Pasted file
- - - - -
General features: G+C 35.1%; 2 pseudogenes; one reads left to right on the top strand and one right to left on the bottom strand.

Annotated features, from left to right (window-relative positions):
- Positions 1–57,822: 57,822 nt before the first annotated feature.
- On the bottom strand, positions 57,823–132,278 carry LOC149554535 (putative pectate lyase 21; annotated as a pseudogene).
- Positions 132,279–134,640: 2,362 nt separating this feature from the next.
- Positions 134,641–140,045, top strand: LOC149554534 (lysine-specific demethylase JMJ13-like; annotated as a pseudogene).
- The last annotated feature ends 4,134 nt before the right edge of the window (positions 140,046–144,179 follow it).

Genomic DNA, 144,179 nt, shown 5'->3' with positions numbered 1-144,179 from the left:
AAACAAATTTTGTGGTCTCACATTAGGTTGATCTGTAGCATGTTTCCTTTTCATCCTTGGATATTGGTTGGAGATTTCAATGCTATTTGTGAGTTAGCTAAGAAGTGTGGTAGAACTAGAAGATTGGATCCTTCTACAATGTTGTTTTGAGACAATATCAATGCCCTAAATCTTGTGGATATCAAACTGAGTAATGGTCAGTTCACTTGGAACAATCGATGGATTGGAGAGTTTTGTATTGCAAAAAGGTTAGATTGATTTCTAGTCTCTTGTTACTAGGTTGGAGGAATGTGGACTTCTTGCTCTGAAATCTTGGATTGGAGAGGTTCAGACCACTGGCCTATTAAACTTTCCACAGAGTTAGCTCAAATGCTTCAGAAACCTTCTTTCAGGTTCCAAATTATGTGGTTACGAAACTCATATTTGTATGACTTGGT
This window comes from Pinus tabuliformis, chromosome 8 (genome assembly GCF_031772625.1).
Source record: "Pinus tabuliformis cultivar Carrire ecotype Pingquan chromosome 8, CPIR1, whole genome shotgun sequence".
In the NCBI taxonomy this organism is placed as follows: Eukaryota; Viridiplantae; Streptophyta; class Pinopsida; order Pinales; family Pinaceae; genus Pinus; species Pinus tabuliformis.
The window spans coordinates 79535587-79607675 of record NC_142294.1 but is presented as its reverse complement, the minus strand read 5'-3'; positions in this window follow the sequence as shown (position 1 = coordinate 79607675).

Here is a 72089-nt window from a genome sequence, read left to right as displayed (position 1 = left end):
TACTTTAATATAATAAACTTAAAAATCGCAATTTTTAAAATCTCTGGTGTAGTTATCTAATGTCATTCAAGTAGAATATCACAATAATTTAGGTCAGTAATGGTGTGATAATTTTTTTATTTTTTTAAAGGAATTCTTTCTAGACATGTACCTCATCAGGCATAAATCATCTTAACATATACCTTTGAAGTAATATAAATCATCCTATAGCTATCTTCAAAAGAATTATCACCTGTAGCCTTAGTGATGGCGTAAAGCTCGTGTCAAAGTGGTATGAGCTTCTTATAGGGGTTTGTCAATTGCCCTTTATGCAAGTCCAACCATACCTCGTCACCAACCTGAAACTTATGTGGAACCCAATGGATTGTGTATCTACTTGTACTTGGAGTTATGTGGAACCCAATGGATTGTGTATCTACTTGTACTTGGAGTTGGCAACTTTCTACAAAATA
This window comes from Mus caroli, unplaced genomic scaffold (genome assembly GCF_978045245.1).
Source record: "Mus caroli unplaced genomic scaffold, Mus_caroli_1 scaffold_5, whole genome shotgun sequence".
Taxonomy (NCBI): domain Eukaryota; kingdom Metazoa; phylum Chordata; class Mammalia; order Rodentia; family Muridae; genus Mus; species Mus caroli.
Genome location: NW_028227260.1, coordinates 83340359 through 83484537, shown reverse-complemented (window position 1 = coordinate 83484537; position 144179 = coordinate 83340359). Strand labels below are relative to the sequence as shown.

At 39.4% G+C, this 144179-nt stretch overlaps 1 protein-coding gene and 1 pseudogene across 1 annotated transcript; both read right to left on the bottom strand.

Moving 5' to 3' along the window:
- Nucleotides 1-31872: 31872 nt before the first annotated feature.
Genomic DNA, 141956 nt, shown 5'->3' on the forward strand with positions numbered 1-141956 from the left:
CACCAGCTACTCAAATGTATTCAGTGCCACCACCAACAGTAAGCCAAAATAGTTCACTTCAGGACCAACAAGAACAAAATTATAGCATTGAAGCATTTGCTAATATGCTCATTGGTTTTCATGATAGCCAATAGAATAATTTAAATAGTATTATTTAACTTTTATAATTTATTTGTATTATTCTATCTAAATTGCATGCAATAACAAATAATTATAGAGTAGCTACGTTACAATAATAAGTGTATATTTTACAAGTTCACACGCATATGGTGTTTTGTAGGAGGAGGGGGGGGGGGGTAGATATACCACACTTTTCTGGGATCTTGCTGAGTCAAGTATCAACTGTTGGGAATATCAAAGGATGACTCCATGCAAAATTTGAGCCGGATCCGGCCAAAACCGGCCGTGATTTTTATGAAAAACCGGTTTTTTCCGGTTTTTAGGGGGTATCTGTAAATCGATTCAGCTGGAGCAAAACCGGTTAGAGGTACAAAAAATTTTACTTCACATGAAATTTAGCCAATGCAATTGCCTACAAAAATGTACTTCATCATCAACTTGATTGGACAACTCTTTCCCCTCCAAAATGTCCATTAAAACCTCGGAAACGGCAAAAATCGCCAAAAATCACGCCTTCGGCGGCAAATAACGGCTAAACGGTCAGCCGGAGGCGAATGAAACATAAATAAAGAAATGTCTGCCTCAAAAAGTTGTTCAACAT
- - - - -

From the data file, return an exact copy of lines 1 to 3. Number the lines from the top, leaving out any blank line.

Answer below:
General features: G+C 35.1%; 2 pseudogenes; one reads left to right on the top strand and one right to left on the bottom strand.

Annotated features, from left to right (window-relative positions):
- Positions 1–57,822: 57,822 nt before the first annotated feature.